[6 MIN READ]
First, the bad news: About every 80 seconds, cardiovascular disease takes a woman’s life. The good news? Nearly 80 percent of women’s cardiac and stroke events may be prevented with education and action, according to the American Heart Association.
By now, you probably know the signs of heart disease in women:
- Nausea or lightheadedness
- Pain or discomfort in your jaw, stomach, back, neck, or arms
- Shortness of breath
- Tightness, fullness, or pressure that causes pain in the middle of your chest that goes on for more than a few minutes or goes away but then comes back
But did you know that a complicated pregnancy can also be a warning sign you’re at risk?
Studies in the American Journal of Obstetrics and Gynecology, Clinical Cardiology and the Lancet—all well-established medical publications—detail how complications that arise during pregnancy may indicate you’ll have cardiovascular disease in the future.
“Pregnancy doesn’t cause the heart disease. If the condition is there, pregnancy can bring it to the forefront."
“Pregnancy doesn’t cause the heart disease. If the condition is there, pregnancy can bring it to the forefront,” said Dr. Tanya Sorensen, a maternal fetal medicine specialist at Swedish.
Am I at risk?
Education is the first step in protecting yourself from heart disease and stroke, according to Dr. Sorensen. If you experience any of the following complications in your pregnancy, be aware of the threat to your future health and get the care you need.
Preeclampsia is a sudden rise in your blood pressure that typically happens during your last trimester of pregnancy. It can damage your liver, kidneys, blood, and brain. In severe cases, if left untreated, preeclampsia causes serious, if not fatal, complications for both you and your unborn baby. The cause of preeclampsia is unknown.
Gestational diabetes is a type of diabetes that develops during your pregnancy when your blood sugar level is too high and your body can’t make the insulin you need to control it. Gestational diabetes can result in a larger than average baby and an increased chance of Cesarean delivery.
Small for gestational age means that your baby’s birth weight is in the bottom 10 percent when adjusted for how old he or she was at birth. It can result in low blood sugar and body temperature for your baby. The clock counting down gestational age starts on the first day of your last menstrual period.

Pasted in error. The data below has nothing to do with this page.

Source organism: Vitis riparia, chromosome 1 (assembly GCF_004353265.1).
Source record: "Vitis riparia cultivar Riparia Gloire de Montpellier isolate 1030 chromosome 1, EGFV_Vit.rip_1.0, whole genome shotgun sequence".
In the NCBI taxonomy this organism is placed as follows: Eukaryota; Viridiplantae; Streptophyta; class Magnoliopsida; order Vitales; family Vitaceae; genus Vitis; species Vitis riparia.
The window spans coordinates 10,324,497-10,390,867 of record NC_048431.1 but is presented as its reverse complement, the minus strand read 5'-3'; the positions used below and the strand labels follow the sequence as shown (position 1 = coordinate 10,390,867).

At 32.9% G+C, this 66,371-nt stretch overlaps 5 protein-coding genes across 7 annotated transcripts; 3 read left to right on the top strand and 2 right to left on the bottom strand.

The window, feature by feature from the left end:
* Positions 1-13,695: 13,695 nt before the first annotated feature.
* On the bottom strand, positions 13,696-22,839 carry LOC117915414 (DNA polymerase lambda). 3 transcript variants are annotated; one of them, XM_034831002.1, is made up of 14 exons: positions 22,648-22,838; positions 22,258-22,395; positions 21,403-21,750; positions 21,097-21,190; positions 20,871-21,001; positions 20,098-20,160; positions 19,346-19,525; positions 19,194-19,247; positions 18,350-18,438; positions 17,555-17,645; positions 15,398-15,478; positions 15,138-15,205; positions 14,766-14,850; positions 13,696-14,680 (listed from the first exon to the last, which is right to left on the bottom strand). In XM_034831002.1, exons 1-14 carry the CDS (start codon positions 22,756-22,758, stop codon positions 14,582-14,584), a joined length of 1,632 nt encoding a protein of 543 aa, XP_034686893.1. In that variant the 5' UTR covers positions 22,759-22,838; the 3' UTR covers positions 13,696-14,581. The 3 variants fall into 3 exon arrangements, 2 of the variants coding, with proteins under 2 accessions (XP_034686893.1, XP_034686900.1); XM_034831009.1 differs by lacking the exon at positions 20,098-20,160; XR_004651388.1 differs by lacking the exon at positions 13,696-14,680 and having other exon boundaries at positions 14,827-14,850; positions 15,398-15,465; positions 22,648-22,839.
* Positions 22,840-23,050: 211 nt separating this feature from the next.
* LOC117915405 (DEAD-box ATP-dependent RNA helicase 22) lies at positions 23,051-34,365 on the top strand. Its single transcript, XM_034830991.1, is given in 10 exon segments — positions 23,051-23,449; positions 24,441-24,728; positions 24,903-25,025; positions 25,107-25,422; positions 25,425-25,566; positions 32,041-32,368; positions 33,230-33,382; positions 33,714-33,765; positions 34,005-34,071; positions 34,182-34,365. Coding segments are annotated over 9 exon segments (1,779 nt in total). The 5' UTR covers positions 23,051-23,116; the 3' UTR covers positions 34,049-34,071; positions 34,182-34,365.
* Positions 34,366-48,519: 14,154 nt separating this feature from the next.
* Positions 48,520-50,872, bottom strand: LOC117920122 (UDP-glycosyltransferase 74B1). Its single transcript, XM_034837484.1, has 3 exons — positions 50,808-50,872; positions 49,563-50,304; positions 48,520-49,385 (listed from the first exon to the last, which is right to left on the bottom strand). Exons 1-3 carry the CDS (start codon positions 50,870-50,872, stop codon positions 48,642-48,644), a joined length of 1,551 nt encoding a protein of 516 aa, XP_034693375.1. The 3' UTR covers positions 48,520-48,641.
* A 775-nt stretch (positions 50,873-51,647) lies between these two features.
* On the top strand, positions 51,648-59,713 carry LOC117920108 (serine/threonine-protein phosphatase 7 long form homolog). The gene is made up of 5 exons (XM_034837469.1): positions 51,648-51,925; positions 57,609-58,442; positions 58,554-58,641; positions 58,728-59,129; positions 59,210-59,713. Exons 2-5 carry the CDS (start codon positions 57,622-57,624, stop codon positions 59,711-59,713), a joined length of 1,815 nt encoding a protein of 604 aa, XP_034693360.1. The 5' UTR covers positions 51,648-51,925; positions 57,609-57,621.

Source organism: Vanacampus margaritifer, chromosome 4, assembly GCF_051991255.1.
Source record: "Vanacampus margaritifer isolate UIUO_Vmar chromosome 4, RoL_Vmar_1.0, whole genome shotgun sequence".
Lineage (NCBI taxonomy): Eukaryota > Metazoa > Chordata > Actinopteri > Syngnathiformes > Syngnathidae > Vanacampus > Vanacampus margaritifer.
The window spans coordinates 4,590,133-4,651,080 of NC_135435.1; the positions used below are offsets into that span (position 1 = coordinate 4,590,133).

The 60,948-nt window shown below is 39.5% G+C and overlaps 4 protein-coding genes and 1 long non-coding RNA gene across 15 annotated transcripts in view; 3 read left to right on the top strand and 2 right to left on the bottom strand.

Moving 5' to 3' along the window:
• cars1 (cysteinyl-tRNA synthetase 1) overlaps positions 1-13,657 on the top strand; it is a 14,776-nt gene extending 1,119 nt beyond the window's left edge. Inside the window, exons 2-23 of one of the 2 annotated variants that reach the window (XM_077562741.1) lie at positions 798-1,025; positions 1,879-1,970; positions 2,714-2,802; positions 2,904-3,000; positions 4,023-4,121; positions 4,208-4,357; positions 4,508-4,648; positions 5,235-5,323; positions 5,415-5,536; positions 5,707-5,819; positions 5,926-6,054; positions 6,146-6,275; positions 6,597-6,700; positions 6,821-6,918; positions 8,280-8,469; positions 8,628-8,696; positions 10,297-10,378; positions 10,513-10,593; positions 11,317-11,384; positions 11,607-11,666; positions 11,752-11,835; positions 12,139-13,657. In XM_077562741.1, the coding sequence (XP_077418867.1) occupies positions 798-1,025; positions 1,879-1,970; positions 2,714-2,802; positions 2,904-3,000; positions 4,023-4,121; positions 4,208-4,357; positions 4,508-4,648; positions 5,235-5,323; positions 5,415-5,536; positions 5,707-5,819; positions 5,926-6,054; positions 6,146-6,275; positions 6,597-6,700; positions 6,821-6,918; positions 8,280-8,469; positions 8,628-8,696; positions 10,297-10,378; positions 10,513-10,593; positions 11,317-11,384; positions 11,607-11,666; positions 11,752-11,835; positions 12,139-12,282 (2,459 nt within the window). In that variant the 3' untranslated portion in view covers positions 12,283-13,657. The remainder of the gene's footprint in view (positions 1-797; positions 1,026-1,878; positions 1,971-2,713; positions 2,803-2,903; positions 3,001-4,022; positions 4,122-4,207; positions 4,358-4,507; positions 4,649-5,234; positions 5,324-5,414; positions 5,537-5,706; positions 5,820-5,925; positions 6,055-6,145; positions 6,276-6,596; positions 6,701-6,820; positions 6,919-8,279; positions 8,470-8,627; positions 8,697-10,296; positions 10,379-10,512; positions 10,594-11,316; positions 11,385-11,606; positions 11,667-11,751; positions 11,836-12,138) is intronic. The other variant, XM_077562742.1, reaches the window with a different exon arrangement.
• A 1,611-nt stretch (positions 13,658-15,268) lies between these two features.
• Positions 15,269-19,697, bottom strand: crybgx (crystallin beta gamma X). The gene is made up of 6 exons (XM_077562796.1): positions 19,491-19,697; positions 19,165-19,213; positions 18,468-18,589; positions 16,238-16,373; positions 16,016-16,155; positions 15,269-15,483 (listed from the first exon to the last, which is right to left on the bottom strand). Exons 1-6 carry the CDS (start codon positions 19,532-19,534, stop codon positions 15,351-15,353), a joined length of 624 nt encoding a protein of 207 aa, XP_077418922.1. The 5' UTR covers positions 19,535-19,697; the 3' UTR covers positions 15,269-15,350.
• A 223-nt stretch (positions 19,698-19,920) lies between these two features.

Preterm delivery is when your baby is born between weeks 20 through 36. Babies who are born too early may not have a chance to fully develop and may have trouble eating, breathing and keeping warm. The greatest health risks occur if your baby is born before week 34 of your pregnancy.
Placental syndromes happen when your placenta—the organ responsible for nourishing your baby—grows too low or too deeply in your uterus. It can also occur if your placenta detaches from your uterus before you give birth. Placental syndromes can cause excessive blood loss and a high-risk delivery.
The phrase, “knowledge is power” truly applies in this case. If you have complications during pregnancy, it does not necessarily mean you’ll have heart problems, but it does mean you should be aware of your added risk and take steps to protect your health.
“Don’t wait for symptoms. Let your primary care doctor know right from the start that you could be at risk due to conditions during pregnancy.”
“Don’t wait for symptoms,” said Dr. Sorensen. “Let your primary care doctor know right from the start that you could be at risk due to conditions during pregnancy.”
Find a doctor
The team of experts at Swedish have the training and expertise to handle all of your health needs. We offer compassionate, advanced care for every stage of your life. Find a doctor you can trust in our provider directory.
The 5 Most Common Misconceptions About Pregnancy
Ask a midwife: Could preeclampsia affect your pregnancy?
4 surprising signs you may have heart disease
About the AuthorMore Content by Swedish Heart & Vascular Team